If I were to start this tale at the beginning of the day, this would be a long entry. One far too long for my energy level at this moment, so I'll save Sunday morning for another time...
After getting off work at 10:15 am when my roommate/relief got there, I called Chad to tell him I was off, grabbed coffees at Little City, changed, and waited for Mark to be somewhat ready. As tends to happen when a road trip of any sort is being undertaken, Mark was not ready. This being at least the third time the three of us have gone galavanting across the Great State of Texas we were more or less expecting it and were not really bothered by it, nor were we in any particular rush.
For the greater part of the ride towards Waco, we sat trying to guess what the next song would be on the "Hair Nation" (inspired largely by the fact that I'd just begun my detour from McCullough's John Adams that morning and was quickly becoming enamored with Klosterman's Fargo Rock City) and "Movin' EZ" stations on Chad's Sirius Radio, starting with Hair Nation, going to Movin' EZ, then switching back to Hair Nation when it was determined that Movin' EZ tendencies to play more Streisand and Warwick than Bread and Hall & Oates was going to make us gay. In case you were wondering, no, they did not play Minnie Riperton's "Loving You", which was quite the disappointment.
Despite Chad's primal urge to gorge himself on Flying J fare, he was more than willing to forgo a meal there in favor of buying half of Mark's $6 way in to the Dr. Pepper Museum in order to take a gander at the scariest thing ever:
Animatronic Doc Alderton, complete with moving eyes. After being scared sufficiently shitless, Mark met us back at the soda fountain, where Chad and I were trying not to be lewd, which requires herculean effort on even our best days. In no more than ten minutes, we'd shown Mark what he needed to see, grabbed Dr. Pepper soda-fountain-style, and got back on the road.
Our next stop was a brief one in Hillsboro, where we couldn't help but feel bad for the gay young Black man working the counter at Taco Bell, as Hillsboro did not strike us as a town that would be especially open to that. I made sure to be especially nice to him, as I'd imagine most people who come up to the counter at a Taco Bell in Hillsboro, Texas, just look on in shock, afraid that they're going to catch the gay. But I could be wrong. Probably not, though. At any rate, we determined that he'd more than likely end up in Austin within the year.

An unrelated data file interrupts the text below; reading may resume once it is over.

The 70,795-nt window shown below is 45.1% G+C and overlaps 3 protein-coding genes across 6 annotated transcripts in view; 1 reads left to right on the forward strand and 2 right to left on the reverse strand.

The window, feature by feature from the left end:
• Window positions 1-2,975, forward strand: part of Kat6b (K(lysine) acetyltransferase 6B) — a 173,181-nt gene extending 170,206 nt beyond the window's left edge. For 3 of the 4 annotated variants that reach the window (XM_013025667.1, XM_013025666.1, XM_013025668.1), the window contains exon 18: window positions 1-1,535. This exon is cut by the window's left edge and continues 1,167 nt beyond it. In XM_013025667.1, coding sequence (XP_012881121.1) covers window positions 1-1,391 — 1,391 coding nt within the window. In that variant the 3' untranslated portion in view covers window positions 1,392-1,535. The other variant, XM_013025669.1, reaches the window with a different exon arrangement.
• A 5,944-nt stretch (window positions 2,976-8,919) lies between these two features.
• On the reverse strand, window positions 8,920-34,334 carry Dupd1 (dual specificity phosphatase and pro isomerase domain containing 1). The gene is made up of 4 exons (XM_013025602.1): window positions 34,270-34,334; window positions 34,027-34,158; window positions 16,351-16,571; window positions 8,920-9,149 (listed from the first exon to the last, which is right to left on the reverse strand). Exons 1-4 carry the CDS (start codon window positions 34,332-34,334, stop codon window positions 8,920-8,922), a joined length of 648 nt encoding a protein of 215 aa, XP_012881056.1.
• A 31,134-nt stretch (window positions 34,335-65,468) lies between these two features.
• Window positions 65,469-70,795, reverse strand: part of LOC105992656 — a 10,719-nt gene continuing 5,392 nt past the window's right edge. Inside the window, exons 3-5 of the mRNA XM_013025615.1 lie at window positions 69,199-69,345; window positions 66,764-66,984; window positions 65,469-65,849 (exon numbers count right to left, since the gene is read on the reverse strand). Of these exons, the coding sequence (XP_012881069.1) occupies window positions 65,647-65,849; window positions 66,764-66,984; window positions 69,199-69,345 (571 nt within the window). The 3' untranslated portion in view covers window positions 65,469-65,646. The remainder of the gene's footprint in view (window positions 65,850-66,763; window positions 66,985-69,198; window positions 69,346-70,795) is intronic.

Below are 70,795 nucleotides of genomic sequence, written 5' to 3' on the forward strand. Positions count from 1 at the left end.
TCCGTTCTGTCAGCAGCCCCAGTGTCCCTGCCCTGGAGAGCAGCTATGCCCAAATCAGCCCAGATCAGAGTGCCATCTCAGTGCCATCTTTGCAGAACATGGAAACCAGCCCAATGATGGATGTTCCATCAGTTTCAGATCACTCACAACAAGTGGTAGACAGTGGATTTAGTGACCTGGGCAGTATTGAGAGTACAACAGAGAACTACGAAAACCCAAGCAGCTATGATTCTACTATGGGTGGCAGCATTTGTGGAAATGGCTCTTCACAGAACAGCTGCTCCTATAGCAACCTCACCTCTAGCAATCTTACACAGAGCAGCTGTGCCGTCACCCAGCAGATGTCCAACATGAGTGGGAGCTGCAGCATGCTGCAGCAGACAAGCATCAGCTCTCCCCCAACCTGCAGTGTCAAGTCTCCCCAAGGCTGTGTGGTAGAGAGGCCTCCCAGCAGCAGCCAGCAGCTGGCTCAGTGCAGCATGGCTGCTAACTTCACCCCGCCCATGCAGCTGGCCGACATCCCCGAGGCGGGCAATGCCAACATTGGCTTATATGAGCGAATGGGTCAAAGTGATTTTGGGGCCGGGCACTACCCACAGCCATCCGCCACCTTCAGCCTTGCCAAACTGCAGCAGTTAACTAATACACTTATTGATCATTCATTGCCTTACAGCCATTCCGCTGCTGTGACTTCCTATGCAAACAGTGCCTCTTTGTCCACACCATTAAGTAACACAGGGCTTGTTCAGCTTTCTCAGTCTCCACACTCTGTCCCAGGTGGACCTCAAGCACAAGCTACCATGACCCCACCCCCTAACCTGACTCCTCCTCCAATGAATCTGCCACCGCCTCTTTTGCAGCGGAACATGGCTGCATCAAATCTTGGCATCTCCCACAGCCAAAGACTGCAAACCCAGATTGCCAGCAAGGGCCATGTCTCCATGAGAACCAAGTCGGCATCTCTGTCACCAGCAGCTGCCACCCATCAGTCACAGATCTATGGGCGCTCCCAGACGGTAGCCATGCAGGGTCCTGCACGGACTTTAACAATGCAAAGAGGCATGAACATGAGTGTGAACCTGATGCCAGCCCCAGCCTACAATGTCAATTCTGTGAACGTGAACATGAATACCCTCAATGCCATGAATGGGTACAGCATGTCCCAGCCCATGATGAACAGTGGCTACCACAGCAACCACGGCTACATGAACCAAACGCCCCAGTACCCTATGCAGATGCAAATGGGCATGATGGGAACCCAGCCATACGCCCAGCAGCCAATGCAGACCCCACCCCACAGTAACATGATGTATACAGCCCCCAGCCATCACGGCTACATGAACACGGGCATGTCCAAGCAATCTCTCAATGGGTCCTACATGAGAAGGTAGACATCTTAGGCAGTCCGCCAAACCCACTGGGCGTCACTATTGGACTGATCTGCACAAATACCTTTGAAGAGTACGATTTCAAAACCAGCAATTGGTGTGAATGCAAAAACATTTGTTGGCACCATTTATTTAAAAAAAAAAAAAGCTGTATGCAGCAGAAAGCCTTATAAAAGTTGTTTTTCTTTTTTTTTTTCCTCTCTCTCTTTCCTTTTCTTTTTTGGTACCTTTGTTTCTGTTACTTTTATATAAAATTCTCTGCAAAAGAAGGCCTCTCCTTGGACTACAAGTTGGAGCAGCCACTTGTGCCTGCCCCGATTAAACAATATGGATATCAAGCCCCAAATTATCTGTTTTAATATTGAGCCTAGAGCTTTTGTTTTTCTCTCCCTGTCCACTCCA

Back in the car (and following my realization that as a child I had really gay taste in music*, which probably means something), we resumed out retarded guessing game and put in calls to find out the following two things: 1.) Was Lou Gramm the lead singer of Night Ranger or Foreigner (the latter)? and 2.) Who was the non-Paul Carrack singer in Mike + the Mechanics** (Paul Young)? I split on those, so pride was won and then promptly lost, leaving me empty inside, right where I started...
* This was set off when I reasserted my belief that Okkervil River sounds like Counting Crows, whose CDs were in my collection back in the 1990's but were sold at least eight years ago. I then proceeded to admit that I also owned Throwing Copper (I still kind of like "Lightning Crashes" although not nearly as much as I used to and I'd love to watch the episode of Strange Luck that it was featured in). I saved face when I could truthfully say that I hated Collective Soul and that Hints, Allegations, and Things Left Unsaid was unquestionably garbage and that Billy Corgan pretty soundly burned them back when Collective Soul tried to knock the Pumpkins. Ryan, if you're reading this, and remember the details, please post the story in the comments section.
** By the way, Rutherford does appear to have co-written almost all of their songs and wrote "The Living Years" with some dork named B.A. Robertson. Both of them had recently lost their fathers.
Eventually, we rolled into the American Airlines Center Platinum Parking Ramp with an hour to spare before we were required to have gotten our wristbands for some retarded lottery that they were going to have for the floor ticket holders for the evening's festivities. Wristbands firmly sealed, we set off to the Victory Tavern and Grille, which you can most definitely avoid, mostly so that Mark could take a dump before setting foot in an arena. Absolutely retarded pricing. I, too, made use of their facilities and believe I got my $28 worth out of that place in one way, at least. Mark said that it was the most expensive shit he'd ever taken and all he got was a bowl of soup and a beer.